Posh pouches in various fabricsThe kids come home from school properly propagandized about the benefits of recycling and why we should be saving the Earth; and yet a significant source of our contribution to the garbage dump seems to be packing lunches and snacks.  When I go in to be a helper parent, on the one hand I’m impressed with the number of reusable containers, and on the other hand, I’m saddened by the number of zipper baggies, single use containers and disposable utensils, yes, even in my own children’s boxes.

I may never make one-tenth of the progress Beth Terry of  My Plastic-Free Life (formerly Fake Plastic Fish) has made, but I continue to look for ways to reduce our negative impact on the environment.  I have spent a small fortune in various products in an attempt to reduce our dependence on plastic baggies for packing up lunches for school, but let’s face it, there is something very convenient about those plastic bags.  They are quick, they don’t have lids to lose and they always fit.  And most importantly, they don’t seem to flummox my husband.  I’m not being snarky, the man is brilliant, but trying to get him to understand a system like the bento box lunchboxes or other collections of different sized containers with lids at 6 am or getting him to understand how they all go into the dishwasher or come out of the dishwasher matched up is akin to him explaining the rules of football to me – he’s tried for 20 years and it still hasn’t taken.  Then there was the reusable flat wrap sandwich wrapper none of us could ever figure out.  Doing the right things isn’t always easy.

However, if you ever needed a reason to try to do the right thing, just watch this Seas of Plastic video demonstrating firsthand the impact of all plastic bags on our oceans.

Enter Posh Pouches.  If you can use a plastic baggie, you can figure out how to use these!  Posh Pouches are bags of various sizes made of a cotton exterior and lined with Polyurethane Laminated (PUL) white fabric or white UNCOATED ripstop nylon and then sealed at the top with a one-inch thick Velcro strip.  The liner is only attached on the top hem, so you can pull it  away from the outer pouch to rinse it off if necessary.  The entire pouch is hand or machine washable — line dry.   Both types of pouches are meant to handle things like messy sandwiches, but nylon is not waterproof at the seams, so they advise using the PUL pouches for things like wet bathing suits.  They are free of lead, BPA and Phthalates.  Posh Pouches can be used for many things beyond lunch bags (diapers, diaper wipes, wet bathing suits, cosmetics and so on) and come in a variety of sizes, but I have purchased their square sandwich size and small rectangular “snack” size for my kids (and myself).  Though the Velcro strip is quite strong, with some practice, the kids have learned how to use the pouches and have learned NOT TO THROW THESE AWAY!  They rinse clean quickly and so far mine have not retained any food smells. (Note, Posh Pouches would probably not make Beth Terry’s list due to the use of nylon and polyurethane.)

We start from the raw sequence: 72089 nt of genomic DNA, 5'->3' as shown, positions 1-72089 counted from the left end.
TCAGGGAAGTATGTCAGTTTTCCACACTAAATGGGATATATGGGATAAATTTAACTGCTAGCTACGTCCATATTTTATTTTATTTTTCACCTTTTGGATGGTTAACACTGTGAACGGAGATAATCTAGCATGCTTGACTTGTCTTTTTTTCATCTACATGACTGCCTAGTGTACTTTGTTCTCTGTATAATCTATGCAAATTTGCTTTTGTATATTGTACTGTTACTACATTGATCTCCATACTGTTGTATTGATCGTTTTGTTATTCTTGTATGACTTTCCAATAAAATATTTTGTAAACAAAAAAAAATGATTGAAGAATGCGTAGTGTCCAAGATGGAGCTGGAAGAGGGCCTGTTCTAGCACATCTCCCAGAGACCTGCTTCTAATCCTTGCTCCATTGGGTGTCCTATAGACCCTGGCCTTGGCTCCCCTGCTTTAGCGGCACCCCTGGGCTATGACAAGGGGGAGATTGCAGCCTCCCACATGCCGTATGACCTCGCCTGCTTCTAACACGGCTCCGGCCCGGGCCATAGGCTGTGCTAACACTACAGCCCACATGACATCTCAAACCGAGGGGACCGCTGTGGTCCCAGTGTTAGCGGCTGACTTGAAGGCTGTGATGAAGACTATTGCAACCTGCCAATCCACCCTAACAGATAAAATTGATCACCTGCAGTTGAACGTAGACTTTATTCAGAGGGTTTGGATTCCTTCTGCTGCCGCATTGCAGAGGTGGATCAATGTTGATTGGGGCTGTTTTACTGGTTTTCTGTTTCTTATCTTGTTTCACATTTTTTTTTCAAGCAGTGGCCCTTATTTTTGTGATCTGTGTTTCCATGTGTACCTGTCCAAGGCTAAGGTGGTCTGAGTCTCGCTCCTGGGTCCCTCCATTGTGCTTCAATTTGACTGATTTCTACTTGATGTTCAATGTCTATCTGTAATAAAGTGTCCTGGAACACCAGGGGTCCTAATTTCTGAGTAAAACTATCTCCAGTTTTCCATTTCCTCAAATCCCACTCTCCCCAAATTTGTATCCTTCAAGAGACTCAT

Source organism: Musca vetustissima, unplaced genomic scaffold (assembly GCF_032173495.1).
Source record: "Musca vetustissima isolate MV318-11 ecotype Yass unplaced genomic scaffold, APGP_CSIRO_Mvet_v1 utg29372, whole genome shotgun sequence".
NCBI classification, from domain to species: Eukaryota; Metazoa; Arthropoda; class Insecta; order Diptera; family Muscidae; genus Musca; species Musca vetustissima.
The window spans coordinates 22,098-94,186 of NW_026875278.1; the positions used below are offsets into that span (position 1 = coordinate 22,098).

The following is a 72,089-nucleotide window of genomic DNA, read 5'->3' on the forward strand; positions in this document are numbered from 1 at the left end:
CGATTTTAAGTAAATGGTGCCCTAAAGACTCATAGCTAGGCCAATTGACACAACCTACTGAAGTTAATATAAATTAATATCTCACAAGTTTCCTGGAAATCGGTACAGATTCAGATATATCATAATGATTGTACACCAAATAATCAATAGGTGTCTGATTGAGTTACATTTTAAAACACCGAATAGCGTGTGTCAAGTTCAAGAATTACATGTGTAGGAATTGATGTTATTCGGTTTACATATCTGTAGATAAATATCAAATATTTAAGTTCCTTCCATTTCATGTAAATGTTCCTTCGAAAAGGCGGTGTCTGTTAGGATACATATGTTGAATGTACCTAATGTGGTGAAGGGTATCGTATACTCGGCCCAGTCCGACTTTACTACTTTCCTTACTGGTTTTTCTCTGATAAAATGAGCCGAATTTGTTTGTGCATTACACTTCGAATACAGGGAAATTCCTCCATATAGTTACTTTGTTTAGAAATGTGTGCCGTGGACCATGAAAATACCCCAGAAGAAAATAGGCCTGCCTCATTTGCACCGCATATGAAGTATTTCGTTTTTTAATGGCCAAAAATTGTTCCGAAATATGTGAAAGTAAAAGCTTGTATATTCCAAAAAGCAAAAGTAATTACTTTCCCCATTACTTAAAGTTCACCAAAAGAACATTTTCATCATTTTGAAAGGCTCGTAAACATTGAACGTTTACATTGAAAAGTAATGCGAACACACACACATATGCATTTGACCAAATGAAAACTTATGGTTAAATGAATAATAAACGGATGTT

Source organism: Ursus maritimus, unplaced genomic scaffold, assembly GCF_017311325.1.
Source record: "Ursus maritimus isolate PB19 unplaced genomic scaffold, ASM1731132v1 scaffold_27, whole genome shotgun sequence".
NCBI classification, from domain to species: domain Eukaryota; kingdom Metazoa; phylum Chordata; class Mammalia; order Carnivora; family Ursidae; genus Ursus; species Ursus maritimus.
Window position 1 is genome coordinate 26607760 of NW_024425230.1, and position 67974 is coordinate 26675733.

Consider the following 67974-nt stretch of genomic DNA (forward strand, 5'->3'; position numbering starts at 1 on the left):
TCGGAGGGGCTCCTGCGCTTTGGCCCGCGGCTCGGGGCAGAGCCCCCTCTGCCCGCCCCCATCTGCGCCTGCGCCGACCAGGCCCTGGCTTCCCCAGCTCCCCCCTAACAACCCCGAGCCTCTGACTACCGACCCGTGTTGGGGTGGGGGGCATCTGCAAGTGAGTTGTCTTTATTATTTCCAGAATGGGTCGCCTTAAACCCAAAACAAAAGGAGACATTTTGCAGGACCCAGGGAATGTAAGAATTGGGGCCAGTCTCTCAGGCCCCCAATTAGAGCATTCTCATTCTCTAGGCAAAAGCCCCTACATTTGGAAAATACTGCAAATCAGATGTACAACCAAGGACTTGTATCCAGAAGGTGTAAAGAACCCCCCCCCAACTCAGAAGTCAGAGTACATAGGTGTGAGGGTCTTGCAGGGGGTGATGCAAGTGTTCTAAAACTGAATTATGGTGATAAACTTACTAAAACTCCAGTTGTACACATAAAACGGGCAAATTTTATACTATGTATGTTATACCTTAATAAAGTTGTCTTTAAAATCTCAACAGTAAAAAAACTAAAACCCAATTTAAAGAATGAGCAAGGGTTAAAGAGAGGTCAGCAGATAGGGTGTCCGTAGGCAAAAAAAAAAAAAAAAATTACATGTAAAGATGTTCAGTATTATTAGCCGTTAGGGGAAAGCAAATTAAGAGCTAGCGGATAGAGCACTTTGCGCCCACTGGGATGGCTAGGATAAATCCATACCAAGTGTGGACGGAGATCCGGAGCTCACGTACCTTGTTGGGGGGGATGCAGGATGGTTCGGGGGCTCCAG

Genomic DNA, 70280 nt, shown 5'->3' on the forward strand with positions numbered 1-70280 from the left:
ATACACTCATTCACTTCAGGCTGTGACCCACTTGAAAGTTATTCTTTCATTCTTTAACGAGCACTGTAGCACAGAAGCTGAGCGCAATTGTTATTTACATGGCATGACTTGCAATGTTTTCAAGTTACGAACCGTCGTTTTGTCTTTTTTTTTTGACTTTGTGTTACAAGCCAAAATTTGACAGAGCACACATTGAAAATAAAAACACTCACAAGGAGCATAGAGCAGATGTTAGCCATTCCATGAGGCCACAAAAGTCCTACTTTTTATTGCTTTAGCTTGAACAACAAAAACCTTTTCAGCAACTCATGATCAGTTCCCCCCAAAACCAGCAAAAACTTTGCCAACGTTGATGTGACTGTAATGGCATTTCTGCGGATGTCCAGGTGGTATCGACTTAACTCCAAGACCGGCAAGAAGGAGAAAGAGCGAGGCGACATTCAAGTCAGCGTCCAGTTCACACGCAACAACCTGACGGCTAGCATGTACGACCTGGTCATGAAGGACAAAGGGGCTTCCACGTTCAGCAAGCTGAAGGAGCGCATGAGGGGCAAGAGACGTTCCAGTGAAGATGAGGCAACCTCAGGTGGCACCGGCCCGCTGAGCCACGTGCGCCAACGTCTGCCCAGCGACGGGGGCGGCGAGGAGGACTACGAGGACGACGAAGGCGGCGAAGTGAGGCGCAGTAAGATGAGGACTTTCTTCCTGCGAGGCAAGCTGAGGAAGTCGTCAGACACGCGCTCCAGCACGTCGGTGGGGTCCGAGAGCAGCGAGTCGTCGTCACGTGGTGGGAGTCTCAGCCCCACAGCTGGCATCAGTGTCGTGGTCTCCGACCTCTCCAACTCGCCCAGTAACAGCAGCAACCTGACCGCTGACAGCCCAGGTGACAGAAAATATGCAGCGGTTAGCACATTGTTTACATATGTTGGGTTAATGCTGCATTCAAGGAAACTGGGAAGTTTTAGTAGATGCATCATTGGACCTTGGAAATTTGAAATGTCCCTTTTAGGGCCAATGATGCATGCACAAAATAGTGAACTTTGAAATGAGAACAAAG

There are fabric patterns to suit all tastes, including young children, older children, and even for Mom or Dad to put in their lunches for work.  Prices vary by size from $8 – 20 and are available on their web site.